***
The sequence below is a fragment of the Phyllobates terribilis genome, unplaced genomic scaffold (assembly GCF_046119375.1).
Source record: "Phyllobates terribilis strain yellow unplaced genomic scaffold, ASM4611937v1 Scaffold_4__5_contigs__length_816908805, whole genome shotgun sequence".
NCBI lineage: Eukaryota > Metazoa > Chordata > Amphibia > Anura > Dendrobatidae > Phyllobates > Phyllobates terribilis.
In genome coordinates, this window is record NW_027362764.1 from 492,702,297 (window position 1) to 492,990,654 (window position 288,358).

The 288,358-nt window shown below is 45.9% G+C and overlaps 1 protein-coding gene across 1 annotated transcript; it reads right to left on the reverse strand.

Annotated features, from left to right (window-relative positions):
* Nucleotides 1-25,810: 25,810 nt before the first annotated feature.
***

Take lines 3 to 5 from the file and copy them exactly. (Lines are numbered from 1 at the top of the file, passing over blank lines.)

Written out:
NCBI lineage: Eukaryota > Metazoa > Chordata > Amphibia > Anura > Dendrobatidae > Phyllobates > Phyllobates terribilis.
In genome coordinates, this window is record NW_027362764.1 from 492,702,297 (window position 1) to 492,990,654 (window position 288,358).

The 288,358-nt window shown below is 45.9% G+C and overlaps 1 protein-coding gene across 1 annotated transcript; it reads right to left on the reverse strand.